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New Social Compact

Poverty should be our history, not present

Dr. Rashid Bajwa

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17th October presents an opportunity to not only acknowledge the struggle of our fellow humans suffering from poverty but also gives us a chance to examine what we in our capacity have done and plan to help them in their struggles. Martin Luther King once said “Our lives begin to end the day we become silent about things that matter”. Going by that, there should come a time in every person’s life when they break the shackles of silence and talk about things which matter on a larger scale. When UN General Assembly adopted the Vision 2030 agenda with 17 SDGs, the first goal out of the these 17 was to eradicate poverty. I have had the distinct opportunity of leading Pakistan’s only countrywide rural development programme i.e. National Rural Support Programme (NRSP) for more than two decades. NRSP (combined with NRSP Bank) is the largest microfinance provider in the country focusing on rural areas. A key principle in our strategy for combating poverty is to harness people’s potential, enabling them to participate in local development activities.

One of the worst manifestations of poverty is exclusion from participation in decision making process whether at local or national level. Having said that, it is important that we realize that no one intervention is sufficient against poverty. If the challenges are multi-dimensional, the response needs to be the same. From my personal experience, I can state with some certainty that for an effective strategy on poverty eradication, a people-centered approach is the key. A policy that combines infrastructure development and livelihood strategies, with the assurance that the target community is capacitated enough to participate and make their own decisions whether political, economic or about their social life.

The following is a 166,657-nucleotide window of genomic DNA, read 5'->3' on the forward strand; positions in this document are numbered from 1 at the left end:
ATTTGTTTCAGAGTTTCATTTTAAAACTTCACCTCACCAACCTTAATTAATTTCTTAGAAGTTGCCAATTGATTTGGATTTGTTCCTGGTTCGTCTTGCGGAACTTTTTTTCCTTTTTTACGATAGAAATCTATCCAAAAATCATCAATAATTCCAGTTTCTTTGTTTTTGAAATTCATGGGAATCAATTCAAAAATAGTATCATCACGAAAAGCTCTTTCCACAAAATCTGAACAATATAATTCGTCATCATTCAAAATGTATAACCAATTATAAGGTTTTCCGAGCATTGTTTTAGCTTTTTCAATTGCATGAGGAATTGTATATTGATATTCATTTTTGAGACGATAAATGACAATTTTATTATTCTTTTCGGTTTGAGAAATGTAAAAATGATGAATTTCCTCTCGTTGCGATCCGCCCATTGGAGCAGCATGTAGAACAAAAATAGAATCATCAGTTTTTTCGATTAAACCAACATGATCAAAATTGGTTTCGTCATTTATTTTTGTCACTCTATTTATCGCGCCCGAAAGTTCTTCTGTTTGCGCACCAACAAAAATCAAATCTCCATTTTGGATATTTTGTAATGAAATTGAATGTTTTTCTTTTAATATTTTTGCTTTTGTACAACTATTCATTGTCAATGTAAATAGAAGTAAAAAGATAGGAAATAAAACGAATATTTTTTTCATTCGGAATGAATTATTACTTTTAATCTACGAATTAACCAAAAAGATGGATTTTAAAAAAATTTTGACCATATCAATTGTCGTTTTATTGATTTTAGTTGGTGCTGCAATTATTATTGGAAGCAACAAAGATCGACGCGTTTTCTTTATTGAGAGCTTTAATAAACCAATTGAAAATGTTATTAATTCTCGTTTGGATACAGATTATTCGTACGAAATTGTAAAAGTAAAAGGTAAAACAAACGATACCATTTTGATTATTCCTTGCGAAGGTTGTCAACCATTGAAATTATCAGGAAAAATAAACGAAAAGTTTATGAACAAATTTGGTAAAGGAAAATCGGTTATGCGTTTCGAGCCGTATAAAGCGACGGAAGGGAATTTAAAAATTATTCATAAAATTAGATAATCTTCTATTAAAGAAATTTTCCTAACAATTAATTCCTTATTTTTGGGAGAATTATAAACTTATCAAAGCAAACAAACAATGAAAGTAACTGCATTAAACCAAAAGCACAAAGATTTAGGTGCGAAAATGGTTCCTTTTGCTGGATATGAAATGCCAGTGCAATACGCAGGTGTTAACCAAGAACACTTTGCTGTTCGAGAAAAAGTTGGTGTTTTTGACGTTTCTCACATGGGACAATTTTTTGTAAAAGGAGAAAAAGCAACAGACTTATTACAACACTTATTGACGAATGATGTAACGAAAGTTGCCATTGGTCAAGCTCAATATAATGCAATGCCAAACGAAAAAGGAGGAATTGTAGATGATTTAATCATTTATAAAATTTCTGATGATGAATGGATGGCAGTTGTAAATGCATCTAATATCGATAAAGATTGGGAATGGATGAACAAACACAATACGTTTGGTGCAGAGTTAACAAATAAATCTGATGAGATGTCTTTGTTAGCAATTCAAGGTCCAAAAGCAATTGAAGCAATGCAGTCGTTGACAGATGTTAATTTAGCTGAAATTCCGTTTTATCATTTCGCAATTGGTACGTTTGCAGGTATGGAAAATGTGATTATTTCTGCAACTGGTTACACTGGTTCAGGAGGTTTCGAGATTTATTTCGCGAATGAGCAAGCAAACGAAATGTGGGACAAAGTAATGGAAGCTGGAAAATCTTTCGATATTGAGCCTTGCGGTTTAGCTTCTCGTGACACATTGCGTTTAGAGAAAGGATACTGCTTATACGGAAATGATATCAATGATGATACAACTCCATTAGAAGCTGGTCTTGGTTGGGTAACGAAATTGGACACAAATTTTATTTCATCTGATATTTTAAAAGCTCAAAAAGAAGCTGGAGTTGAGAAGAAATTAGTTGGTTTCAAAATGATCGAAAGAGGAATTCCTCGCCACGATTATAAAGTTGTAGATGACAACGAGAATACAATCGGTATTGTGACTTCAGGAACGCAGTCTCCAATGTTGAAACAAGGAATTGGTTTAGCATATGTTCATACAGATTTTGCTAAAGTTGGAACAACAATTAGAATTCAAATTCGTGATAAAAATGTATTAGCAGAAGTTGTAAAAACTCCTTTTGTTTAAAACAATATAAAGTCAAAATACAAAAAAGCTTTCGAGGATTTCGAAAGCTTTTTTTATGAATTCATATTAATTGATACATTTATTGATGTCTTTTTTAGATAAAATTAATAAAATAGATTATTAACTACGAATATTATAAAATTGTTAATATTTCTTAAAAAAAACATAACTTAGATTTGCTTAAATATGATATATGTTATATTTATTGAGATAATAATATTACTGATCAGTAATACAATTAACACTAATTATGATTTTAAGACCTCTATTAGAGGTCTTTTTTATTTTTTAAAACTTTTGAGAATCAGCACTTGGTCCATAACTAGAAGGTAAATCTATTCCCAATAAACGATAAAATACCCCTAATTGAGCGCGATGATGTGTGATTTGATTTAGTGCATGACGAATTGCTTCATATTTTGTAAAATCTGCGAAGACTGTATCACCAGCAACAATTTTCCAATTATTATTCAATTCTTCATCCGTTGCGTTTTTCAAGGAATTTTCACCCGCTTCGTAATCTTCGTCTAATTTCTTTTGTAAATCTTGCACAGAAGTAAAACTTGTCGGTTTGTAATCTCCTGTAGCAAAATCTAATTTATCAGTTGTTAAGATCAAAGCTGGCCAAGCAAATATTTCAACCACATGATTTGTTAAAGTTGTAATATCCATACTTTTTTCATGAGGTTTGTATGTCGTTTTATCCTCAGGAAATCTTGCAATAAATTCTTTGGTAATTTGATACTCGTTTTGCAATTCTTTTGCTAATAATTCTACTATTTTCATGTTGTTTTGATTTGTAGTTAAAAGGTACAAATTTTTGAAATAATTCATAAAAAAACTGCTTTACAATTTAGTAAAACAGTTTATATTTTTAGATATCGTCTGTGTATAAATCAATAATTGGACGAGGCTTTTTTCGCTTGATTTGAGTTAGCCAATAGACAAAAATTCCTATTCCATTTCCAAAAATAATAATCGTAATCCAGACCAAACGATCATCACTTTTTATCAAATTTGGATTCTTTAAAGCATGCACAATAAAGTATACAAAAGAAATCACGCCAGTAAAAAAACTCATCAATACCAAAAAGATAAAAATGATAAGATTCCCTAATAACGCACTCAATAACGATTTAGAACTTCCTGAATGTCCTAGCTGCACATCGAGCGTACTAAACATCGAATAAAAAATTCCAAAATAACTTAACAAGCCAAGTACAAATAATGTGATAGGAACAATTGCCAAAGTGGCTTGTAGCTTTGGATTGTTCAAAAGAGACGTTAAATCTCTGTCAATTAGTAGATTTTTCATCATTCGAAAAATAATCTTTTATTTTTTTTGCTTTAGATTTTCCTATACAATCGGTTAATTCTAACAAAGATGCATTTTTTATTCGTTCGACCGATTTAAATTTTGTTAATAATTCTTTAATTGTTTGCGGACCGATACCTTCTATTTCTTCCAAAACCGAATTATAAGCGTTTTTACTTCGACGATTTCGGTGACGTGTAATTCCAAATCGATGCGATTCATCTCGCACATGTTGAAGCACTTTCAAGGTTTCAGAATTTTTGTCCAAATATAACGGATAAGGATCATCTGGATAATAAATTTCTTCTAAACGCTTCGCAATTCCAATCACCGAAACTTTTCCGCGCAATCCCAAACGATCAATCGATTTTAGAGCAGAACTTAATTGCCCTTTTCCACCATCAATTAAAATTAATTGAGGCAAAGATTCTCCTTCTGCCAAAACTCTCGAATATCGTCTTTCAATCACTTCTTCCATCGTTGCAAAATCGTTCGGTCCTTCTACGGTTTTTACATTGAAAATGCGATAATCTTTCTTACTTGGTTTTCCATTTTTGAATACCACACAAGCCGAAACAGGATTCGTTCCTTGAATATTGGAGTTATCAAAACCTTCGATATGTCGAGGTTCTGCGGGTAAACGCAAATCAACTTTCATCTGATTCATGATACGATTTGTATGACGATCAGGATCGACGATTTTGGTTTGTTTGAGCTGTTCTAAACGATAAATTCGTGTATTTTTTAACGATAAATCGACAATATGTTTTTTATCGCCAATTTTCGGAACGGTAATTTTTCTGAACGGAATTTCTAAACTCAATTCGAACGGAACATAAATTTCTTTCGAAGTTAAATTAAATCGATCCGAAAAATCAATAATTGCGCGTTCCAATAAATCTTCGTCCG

NRSP social mobilisation model follows an established three tiered people centric mobilization strategy to organize local communities into sustainable community institutions (CIs). The lowest tier is called community organization (CO). With an 80% representation of local households, a CO is federated into a village level organization called Village Organization (VO). Members from both CO and VO after going through capacity building trainings are federated into Local Support Organization (LSO). Village Development Plan (VDP) and Union Council Development Plan (UCDP) are two important outcomes from these CIs. Because this model ensures participation from the grassroot level, one can be sure that needs and problem identification follows a bottom to top order. Currently NRSP has formed 209,860 COs, 7,574 VOs and 820 LSOs with a total of 3,351,687 community members. 56% of these members are women.

At every CI level, members are requested, trained and facilitated to identify what are the opportunities in their lives which would help them to come out of extreme poverty. Every household makes a Micro Investment Plan (MIP) for their own house. What makes this model unique; are the four qualities that become the guiding principle of these CIs, inclusion, transparency, accountability and good governance. For any CI, to be eligible for development support, it has to meet a stringent criteria. Adherence to these principles makes these CIs sustainable, brings a sense of ownership and empowers them to address their issues themselves.